History & BiographyTo this day debate rages over the band’s monicker. Were the lucky bastards blessed by beautiful maids cleaning for them or were they influenced by the beautiful girls in the 1971 movie Pretty Maids All In A Row? Dark horse: could it be both?
Pretty Maids was founded as a covers’ band playing Thin Lizzy, Rainbow and other cover versions called Pretty Pretty Panick in 1981, but slowly transitioned to originals when singer Ronnie Atkins joined in 1982. Initially Ken Hammer was joined by Attica bassist John Darrow and drummer Phil Moorhead with Pete Collins and Alan Owen arriving alongside the kindergarten teacher Atkins. It should be obvious that the boys used pseudonyms. Demo 1982 featured two songs, City Light and Shelly The Maid, which would appear on the later demo and also the group’s debut EP. The 1983 demo was a full-length and called Heavy Metal. The band’s classic line-up issued a 1983 self-titled EP. This was the band at its most melodic, most heavy and most memorable. Fantasy was a ballad for the ages, while Bad Boys crashed the metallic barriers. The 12” was an early production job for Tommy Hansen who would later work with Jorn, Fate, Helloween, TNT and more. This record, with a maiden and a flying V on the cover, was issued by Bullet Records of England. Par Records of USA and Finger Print of Sweden licensed the record for those territories. The cover was changed. The band toured UK with label-mates Le Griffe. Pretty Maids also opened for Black Sabbath in Denmark. No word whether the Sabs were disappointed when they actually met the maids. The band was managed by Bernard Doe the editor of Metal Forces now. That magazine would give the band extra coverage. Pretty Maids obtained a major deal with Epic records, which first signed the band and second re-released the EP with the newer and less sexy and more paranormal cover. The band’s debut full-length arrived in late 1984 and featured a Thin Lizzy cover. The song Night Danger was heard in the Demons movie. The intro to the album and song Back to Back was later utilized in a Crossbone Gundam game. The band used Carmina Burana to kick off its debut full-length, a piece that was used by fellow Danes Maltese Falcon as an intro to its concert. Pete Collins was replaced by Rick Hanson, but Collins would return shortly thereafter. Delong, later a taxi driver, was the album’s bassist. Petty Maids toured the UK with Saxon an affair that went badly. Ostensibly because Pretty Maids was doing better than Saxon on stage they were both badly treated by the headliner and spat on by the front row of Saxon fans. This turned the band off the UK. The band recorded a demo and issued an EP before 1987’s Love Games EP. It was a promotional advance for the coming album though and shared cover artwork with its bigger brother. Angel Schleifer of Sinner was a member for a brief period in 1987. Future World was out in April and had a successful single and video called Future World. The rest of the album betrayed a commercialism influenced by a major label and a desire to break in the USA. It was also recorded in the USA. The album sold 100,000 copies in West Germany alone. The band had wanted the album to be called Yellow Rain, but was barred from doing so by the record company in order to not offend the Americans. Yellow Rain referred to the American military’s use of agent orange on civilians in Vietnam. The group played at the Monsters Of Rock festival in Germany with Deep Purple headlining. While the show in Nuremberg went well, the band was barred from climbing the stage the next night at Pforzheim, Germany as the organizer feared the show would go overtime. The next album was called Jump The Gun in Europe, but renamed Lethal Heroes in the USA. Ricky Marx was introduced on this album. Roger Glover of Deep Purple produced it. Glover and Deep Purple’s Paice were musical guests on the album. Paice had stepped in as drummer Moorhead was injured in a car accident. The album is reportedly Atkin’s least favourite partly because it is over-produced and partly because it was a flop perhaps. The inference here is also that it had cost the band and label half a million American dollars. The band shed three members at this junction. Owen left during the album’s mixing. That same year brought a strange release called In Santa’s Claws, which featured two studio tracks and three live songs recorded in Denmark at the Roskilde festival. Jackson was on bass and Michael Fast was on the stool for Sin-Decade. This one featured a cover version of a pop didley by John Sykes and sung by Thin Lizzy’s Lynott called Please Don’t Leave Me. This track re-appeared on the covers’ CD Offside, which the band issued in 1992 and has been a band favourite. The band further did not do itself any favours when it toured as openers for Johnny Crash. Sin-Decade found favour in Japan. The group was practically ignored by the American office of its label. Hard rock was not in vogue and European hard rock even less. Pretty Maids appeared at the Pinkpop festival as openers for Van Halen in 1995.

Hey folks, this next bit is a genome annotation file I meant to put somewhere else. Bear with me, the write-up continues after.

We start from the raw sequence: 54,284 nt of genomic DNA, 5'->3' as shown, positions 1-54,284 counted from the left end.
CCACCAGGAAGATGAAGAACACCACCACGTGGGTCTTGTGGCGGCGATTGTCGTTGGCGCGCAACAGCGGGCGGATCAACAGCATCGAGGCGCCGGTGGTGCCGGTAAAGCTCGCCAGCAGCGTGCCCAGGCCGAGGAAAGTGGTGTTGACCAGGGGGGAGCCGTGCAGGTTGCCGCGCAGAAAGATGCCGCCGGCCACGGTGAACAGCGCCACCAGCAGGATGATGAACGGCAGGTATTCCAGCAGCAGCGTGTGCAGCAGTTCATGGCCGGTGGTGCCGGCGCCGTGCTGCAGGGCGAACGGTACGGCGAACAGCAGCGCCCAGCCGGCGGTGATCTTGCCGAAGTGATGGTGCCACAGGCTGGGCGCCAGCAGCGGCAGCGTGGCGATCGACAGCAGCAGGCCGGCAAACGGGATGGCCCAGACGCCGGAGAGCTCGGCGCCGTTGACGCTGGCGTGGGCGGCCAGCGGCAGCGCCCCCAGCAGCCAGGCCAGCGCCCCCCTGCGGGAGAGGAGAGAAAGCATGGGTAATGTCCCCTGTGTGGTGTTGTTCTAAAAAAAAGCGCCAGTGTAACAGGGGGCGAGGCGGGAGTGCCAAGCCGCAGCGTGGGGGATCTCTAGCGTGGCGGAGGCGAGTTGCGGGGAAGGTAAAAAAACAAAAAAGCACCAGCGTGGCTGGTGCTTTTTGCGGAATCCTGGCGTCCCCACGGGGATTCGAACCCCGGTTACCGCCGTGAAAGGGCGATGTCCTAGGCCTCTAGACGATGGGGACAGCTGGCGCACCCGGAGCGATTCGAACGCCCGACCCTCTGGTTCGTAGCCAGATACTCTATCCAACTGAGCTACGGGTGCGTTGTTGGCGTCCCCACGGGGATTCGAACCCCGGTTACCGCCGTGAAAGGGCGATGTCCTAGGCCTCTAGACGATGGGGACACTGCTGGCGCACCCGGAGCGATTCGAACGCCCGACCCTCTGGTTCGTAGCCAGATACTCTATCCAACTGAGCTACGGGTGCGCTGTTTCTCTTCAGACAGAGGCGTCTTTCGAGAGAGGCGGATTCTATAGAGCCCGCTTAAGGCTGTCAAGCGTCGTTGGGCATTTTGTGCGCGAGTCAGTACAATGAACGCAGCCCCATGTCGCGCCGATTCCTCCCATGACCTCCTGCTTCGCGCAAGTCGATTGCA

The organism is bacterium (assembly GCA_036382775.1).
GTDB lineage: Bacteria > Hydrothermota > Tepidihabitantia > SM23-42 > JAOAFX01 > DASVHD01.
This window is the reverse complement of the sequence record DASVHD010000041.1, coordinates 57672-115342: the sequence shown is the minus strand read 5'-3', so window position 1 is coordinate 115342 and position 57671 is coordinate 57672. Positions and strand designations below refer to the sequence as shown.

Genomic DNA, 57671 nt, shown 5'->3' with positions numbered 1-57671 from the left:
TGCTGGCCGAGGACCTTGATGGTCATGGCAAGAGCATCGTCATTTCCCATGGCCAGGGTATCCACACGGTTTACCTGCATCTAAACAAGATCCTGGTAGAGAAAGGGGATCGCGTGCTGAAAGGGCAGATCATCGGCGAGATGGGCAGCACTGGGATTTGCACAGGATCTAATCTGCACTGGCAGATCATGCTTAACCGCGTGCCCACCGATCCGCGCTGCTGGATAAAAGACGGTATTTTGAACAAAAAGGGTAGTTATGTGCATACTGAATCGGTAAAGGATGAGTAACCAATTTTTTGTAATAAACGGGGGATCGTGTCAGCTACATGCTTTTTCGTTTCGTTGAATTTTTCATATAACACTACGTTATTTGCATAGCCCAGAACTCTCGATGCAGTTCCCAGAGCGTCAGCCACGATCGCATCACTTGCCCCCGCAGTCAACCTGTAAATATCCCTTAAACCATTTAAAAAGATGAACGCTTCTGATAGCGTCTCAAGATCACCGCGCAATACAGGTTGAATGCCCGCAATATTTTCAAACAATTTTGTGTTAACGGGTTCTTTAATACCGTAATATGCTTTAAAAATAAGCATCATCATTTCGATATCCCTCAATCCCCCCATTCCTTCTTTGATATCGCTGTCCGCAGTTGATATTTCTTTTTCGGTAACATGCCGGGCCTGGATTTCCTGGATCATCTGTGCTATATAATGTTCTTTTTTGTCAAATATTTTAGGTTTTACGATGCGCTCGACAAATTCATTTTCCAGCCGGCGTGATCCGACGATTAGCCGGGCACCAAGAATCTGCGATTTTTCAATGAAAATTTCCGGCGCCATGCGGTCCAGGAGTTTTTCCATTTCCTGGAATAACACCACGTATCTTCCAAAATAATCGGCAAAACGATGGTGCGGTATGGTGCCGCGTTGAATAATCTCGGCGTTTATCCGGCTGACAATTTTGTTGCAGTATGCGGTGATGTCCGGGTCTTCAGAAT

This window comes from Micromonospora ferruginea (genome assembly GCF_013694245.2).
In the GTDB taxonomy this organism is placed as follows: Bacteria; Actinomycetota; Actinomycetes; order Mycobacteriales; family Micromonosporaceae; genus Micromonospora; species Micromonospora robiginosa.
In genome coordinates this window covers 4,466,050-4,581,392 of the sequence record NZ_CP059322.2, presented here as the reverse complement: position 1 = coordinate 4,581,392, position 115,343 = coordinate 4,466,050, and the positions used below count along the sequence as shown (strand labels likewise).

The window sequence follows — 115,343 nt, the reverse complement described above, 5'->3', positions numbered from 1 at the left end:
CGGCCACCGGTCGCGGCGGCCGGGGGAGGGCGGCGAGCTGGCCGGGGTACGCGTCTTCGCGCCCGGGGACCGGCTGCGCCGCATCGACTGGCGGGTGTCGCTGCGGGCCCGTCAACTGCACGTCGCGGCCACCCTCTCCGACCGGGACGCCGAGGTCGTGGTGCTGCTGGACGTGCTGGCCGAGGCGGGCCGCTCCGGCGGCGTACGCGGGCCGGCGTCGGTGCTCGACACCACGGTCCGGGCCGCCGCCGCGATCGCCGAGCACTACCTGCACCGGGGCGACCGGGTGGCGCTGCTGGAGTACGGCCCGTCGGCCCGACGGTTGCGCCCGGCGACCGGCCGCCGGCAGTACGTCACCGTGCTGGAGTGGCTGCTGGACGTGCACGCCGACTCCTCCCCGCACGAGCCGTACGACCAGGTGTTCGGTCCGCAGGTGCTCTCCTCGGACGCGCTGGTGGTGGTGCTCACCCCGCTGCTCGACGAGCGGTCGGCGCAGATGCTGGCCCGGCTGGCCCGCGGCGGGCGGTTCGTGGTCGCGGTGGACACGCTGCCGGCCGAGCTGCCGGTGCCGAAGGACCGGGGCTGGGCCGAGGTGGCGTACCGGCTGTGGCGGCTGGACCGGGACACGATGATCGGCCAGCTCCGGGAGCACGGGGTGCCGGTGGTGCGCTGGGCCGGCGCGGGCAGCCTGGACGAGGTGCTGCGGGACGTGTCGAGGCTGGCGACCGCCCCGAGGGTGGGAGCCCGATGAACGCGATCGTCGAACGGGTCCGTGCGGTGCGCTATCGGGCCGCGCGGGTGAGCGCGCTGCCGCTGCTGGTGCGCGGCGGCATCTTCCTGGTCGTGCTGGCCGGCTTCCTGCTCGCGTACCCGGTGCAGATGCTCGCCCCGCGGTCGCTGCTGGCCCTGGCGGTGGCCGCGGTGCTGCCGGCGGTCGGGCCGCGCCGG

Unusually, the band’s transition to an independent record company, in this case Massacre Records, came through a live record issued in 1995. This album was recorded at the Tivoli fun fair in Copenhagen, Denmark. Alive At Least featured tracks recorded in Japan and Germany. Owen had departed from the band now. Ken Hammer suffered a blood clot in his heart in December 2003, but improved. The group’s management went bankrupt in 2003 leading to legal entanglements for the band. The group switched to Frontiers Records. Wake up To The Real World of 2006 featured a cover version of Deep Purple’s Perfect Strangers. The band performed at Progpower Scandinavia Festival at Vega in Copenhagen on September 26th 2009. Activities took a backseat at this time. The band claimed pandemonium was a return to its earliest days.